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I have to make a program which monitor usb ports and when an usb device is plugged (joypad, flash drives, mouse, ecc...) I get a unique identifier (a deviceid or something else would be good).
At first I tried with C# using the system.management classes and querying the cim_logicaldevice class each second to get the new device plugged. Some device returned more rows with DeviceID, but this isn't a problem. The problem is that the memory occupied by the program (in task manager) grows up constantly. This is the source code:

Is there a way to avoid the growing of the memory usege?
I have to do this program in C++ or C# and it has to be the most efficient possible (because it has to be opened forever).

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just some notes. Note 1: task manager is not very accurate in tracking memory. Note 2: consider enclosing disposable object inside a using(DisposableObject obj = new DisposableObject()){ } instead of calling Dispose directly Note 3: call the GC only for debugging purpose, a full GC collection is done with 3 step GC.Collect(); GC.WaitForPendingFinalizer(); GC.Collect(); –  Fabio Marcolini Nov 16 '13 at 18:05
using the console to trace the amount of memory used it seems to me the memory is pretty stable –  Fabio Marcolini Nov 16 '13 at 18:10
and if you're aiming for the maximum efficiency (memory wise) don't use c# –  Fabio Marcolini Nov 16 '13 at 18:40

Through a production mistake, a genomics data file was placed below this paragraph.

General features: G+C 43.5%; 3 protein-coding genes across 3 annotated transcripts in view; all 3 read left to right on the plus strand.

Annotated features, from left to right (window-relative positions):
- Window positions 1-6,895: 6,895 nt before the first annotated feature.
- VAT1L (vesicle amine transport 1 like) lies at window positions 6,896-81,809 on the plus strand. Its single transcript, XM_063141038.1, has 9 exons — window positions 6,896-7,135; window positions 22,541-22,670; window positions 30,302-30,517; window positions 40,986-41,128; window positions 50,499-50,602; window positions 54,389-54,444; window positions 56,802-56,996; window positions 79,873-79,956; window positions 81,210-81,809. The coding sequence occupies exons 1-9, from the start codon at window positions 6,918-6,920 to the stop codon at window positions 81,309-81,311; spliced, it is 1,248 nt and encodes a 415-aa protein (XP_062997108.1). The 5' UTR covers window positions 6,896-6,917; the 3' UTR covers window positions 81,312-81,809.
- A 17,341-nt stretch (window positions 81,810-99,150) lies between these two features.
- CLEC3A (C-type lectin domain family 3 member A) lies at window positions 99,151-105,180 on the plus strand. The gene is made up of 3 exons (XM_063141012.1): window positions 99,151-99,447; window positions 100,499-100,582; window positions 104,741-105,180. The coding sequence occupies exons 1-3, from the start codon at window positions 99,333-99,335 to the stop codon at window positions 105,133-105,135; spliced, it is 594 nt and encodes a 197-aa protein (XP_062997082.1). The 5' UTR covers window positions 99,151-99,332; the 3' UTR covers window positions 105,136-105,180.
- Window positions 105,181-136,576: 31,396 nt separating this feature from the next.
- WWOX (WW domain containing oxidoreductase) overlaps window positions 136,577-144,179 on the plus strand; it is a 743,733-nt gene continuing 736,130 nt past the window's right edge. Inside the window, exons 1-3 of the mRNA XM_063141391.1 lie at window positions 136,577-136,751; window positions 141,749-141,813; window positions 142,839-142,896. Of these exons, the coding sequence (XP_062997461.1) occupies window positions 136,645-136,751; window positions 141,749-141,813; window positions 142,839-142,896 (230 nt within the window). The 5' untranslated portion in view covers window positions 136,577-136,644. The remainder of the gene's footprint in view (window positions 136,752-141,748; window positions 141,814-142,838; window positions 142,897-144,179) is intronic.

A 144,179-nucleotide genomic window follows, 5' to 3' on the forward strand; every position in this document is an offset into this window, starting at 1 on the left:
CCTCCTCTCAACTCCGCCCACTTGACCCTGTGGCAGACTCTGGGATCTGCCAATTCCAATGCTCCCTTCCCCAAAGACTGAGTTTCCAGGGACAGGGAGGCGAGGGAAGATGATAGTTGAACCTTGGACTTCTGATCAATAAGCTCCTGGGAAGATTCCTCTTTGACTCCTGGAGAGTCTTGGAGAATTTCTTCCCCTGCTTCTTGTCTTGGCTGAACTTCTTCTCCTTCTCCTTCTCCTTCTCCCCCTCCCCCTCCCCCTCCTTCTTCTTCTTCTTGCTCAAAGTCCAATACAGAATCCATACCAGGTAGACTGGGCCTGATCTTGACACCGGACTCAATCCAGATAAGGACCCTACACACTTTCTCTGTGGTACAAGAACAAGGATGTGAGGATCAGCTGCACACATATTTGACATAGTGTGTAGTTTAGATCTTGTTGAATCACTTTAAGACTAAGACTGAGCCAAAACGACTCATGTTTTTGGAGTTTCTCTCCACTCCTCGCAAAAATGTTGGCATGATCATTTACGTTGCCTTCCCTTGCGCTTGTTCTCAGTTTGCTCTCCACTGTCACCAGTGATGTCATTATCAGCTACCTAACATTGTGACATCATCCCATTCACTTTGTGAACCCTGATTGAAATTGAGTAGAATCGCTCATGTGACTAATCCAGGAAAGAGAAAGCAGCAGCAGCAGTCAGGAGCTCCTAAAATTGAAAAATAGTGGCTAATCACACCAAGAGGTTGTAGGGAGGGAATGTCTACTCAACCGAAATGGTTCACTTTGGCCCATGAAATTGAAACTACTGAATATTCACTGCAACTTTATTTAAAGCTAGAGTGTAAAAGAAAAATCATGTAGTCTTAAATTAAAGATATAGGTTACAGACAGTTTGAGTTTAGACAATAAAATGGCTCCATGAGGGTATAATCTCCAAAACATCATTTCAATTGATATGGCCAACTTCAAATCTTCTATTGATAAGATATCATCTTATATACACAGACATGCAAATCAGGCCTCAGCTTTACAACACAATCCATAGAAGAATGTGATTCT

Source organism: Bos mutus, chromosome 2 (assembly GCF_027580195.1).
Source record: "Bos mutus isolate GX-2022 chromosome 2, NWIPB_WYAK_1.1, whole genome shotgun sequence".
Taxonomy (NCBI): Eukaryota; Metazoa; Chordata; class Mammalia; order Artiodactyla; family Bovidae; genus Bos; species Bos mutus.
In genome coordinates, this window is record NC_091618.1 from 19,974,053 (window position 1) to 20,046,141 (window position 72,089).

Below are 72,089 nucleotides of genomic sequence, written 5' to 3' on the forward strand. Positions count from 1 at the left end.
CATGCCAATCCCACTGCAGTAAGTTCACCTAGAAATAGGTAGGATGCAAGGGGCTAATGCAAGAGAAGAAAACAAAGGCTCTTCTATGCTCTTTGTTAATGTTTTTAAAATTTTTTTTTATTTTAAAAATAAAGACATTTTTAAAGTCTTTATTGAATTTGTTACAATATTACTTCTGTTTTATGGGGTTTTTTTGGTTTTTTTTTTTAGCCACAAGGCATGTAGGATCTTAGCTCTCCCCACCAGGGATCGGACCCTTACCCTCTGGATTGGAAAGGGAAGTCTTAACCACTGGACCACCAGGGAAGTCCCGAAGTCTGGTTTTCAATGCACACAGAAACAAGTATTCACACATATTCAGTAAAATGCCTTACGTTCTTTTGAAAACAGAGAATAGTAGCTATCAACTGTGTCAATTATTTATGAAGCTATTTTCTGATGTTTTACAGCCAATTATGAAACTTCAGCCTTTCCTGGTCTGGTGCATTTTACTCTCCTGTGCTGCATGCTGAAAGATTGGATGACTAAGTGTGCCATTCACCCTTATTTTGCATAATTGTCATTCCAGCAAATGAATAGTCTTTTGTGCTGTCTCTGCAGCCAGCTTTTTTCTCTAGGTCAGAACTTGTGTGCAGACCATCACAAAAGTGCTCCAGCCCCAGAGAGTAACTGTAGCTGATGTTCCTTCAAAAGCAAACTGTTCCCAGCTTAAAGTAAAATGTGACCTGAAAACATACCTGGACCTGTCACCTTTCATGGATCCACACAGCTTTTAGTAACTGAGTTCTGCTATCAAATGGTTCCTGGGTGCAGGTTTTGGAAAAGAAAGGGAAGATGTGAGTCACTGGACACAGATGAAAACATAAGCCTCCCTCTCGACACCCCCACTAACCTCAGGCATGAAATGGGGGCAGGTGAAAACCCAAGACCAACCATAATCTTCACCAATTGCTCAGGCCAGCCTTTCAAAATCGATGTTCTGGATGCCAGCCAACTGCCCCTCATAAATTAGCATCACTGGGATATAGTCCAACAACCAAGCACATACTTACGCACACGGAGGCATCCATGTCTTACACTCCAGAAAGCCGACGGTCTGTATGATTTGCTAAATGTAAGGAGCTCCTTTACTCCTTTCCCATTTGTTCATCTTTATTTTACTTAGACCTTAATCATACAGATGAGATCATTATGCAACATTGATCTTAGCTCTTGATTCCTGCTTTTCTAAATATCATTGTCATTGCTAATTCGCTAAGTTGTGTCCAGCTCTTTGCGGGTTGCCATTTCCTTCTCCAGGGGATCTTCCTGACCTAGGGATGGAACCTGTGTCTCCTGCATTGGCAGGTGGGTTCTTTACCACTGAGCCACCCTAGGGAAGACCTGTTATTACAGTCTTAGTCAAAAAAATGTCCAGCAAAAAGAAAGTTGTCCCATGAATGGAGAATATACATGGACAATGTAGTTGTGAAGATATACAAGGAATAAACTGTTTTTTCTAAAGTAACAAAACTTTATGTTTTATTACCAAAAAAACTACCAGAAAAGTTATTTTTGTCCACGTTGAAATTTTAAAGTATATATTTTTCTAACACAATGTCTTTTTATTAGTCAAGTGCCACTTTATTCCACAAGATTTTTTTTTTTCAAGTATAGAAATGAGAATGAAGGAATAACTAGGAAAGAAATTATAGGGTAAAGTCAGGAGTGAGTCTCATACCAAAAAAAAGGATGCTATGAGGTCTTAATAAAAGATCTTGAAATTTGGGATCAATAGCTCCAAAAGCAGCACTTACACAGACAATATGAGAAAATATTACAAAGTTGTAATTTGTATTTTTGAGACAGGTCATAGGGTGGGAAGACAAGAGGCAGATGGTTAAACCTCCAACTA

I used using() too, but it seems a problem of the get method of the System.Management searcher. –  user2993486 Nov 16 '13 at 19:37
I already knew that the task manager was not very accurate, but I think that the memory used growing was real. I knew also that C# was not the best language for my purpose, so I found libusbx library and I'm making the program in C. –  user2993486 Nov 16 '13 at 19:42

1 Answer 1

I would recommend looking at the USBView sample in the WDK. If you are unfamiliar with this, simply run it - this tool walks the entire USB tree on the system and prints out information and descriptor listings for each device.

In your case, I'd start at the RefreshTree() function in this sample, you can then follow the code to see how it enumerates the host controllers, hubs and finally devices. For each device that you find you can look at the bInterfaceClass in the interface descriptors to find out what types of interfaces it is advertising.

The easiest way to get the source to this sample is to install the 7.1.0 WDK which is currently available here: http://www.microsoft.com/en-us/download/details.aspx?id=11800

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